After finding many, many chips, despite the costs of mining, we profited over $100. We earned a Franklin for destroying our sugary environment.

We weren't even the worst group.

It was kind of funny the situations other groups simulated to their cookies. We were meant to represent strip mining, but one group decided to represent mountaintop removal. Mountaintop removal is where companies go to extract resources from the tops of mountains via explosions to literally blow the tops off. This group did this by literally pulverizing their cookies to bits and pieces with their fists.

They incurred the maximum fine of $45. They didn't profit $100, however.

They profited over $500 dollars.

In the context of our environmental science class, these situations were anywhere from funny to satisfying. In the context of the real world, however, the consequences are devastating our environment.

Without even mentioning the current trajectory we're on approaching a near irreversible global temperature increase even if we took drastic measures this moment, mining and fracking is literally destroying ecosystems.

We think of earthquakes as creating mass amounts of sudden movement and unholy deep trenches as they fracture our crust. With dangerous mining habits, we do this ourselves.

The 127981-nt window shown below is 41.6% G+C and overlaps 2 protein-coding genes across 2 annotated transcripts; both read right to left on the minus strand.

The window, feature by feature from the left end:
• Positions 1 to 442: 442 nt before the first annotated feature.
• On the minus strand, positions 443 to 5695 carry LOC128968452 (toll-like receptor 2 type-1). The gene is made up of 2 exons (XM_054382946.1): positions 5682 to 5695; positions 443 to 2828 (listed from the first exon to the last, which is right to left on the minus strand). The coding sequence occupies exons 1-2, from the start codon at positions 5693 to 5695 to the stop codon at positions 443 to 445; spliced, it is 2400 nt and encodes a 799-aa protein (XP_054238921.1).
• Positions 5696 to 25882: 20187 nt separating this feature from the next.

Bigger companies not even related to mining end up destroying the planet and even hundreds of thousands of lives. ExxonMobil, BP? Still thriving in business after serial oil spills over the course of their operation. Purdue Pharma, the company who has misled the medical community for decades about the effects of OxyContin and its potential for abuse, is still running and ruining multitudes more lives every single day.

Did these companies receive fines? Yes.

But their business model is too profitable to make the fines have just about any effect upon their operation.

In our cookie mining simulation, we found that completely obliterating the landscape was much more profitable than being careful and walking on eggshells around the laws. Large, too-big-to-fail companies have held the future of our planet in their greedy paws and have likewise pulverized our environment, soon enough to be unable to return from.